Thursday, January 4, 2018

One of the Great Gravy Trains in Financial History

The New York Times recently covered the puzzling persistence of high mutual fund fees.  The article focuses on Baron Funds, a mutual fund family led by Ronald S. Baron. It points out that Baron's fees exceed the industry average by 54 percent.  Despite the high fees and finishing ahead of their indexes this year, the funds lag behind their benchmarks over a five year period. Baron argues that investors should take a broader view.  According to Baron, an investor that bought his flagship fund in 1994 would have roughly doubled the return otherwise obtainable from holding the S&P 500 over the same period. 

Notably, and not addressed by the Times, the content of Baron funds has changed since their launch.  Investors should not expect today's large Baron funds to replicate their early performance.  Although Baron funds once made concentrated bets on small companies, the funds have changed as they have grown.  One 2012 article, pointed out that Barons changed its investment policies after a large stake in Sotheby's imploded.  Baron changed the rules so that "no new investment can account for more than 10 percent of any of [the] funds."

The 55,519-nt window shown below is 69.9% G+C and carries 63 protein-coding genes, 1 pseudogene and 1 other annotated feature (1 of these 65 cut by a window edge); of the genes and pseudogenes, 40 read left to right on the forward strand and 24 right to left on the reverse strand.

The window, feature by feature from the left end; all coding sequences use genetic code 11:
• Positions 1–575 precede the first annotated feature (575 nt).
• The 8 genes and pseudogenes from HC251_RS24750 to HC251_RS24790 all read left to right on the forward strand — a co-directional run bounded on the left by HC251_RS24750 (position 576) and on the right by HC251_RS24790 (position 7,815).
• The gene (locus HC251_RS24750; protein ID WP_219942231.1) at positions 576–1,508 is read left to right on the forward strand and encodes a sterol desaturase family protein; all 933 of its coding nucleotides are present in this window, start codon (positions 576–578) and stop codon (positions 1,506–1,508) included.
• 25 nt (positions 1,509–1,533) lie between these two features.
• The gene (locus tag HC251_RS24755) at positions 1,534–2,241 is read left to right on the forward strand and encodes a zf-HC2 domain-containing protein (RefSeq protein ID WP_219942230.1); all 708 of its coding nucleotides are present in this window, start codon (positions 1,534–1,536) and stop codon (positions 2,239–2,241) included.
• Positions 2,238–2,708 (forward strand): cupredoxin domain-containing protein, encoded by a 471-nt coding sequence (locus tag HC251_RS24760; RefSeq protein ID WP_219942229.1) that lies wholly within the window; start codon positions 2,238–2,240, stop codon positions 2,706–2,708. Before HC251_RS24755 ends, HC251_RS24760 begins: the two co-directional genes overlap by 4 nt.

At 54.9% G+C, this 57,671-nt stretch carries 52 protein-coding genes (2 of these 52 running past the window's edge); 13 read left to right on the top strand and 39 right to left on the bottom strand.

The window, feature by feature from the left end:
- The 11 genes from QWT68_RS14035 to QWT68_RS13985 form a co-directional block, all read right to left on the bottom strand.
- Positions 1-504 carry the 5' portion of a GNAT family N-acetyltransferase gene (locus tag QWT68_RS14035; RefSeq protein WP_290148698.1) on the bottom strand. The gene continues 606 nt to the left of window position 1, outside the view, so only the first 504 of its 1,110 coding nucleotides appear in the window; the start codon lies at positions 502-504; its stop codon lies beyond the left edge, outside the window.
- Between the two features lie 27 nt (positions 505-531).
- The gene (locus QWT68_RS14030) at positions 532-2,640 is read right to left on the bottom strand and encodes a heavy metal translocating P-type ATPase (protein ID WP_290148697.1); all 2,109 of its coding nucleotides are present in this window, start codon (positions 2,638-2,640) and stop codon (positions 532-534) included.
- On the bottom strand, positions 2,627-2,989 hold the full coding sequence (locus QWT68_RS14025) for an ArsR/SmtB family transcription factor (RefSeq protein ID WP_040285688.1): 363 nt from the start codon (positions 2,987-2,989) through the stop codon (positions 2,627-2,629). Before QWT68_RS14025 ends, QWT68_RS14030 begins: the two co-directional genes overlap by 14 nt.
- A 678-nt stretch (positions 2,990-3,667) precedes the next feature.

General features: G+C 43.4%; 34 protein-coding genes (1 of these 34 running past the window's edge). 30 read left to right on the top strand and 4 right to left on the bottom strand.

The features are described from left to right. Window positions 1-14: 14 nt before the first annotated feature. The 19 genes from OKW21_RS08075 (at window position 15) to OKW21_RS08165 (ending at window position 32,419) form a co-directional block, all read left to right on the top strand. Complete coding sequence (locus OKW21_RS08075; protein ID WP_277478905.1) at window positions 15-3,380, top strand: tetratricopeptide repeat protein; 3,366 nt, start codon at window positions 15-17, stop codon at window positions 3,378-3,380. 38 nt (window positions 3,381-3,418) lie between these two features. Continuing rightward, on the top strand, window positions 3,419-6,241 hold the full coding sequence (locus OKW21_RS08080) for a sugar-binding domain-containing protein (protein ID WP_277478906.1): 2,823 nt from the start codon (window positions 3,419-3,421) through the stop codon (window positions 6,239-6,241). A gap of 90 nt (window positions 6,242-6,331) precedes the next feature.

Mutual funds get away with high fees for a variety of reasons.  Selling an investment may have tax consequences. Ordinary investors also struggle to understand exactly how much they pay asset managers.  Many rely on commission-compensated financial advisers. Mutual funds frequently pay a financial adviser to sell fund shares and a trail commission while the assets remain with the fund.  Unsurprisingly, financial advisers may leave client assets in these higher-fee funds.    

Today's retail distribution channel also does a poor job of educating clients about fees.  Many clients fail to grasp even how their financial adviser gets paid.  One survey found that about a quarter of those over the age of fifty either incorrectly believe that their financial advisers give advice for free.  A sizable percentage know they pay something but don't understand how much they pay their advisers.  With so much confusion about how financial advisers get theirs, it's unsurprising that many investors lose track of mutual fund manager compensation.

In theory, a mutual fund's directors should look out for the interest of the fund's shareholders.  The Times called on Professor William Birdthistle to explain how mutual fund directors often identify more with the fund companies that pay them than shareholders.  Birdthistle also has an excellent book on the mutual fund industry that goes into much more detail about mutual fund governance issues.

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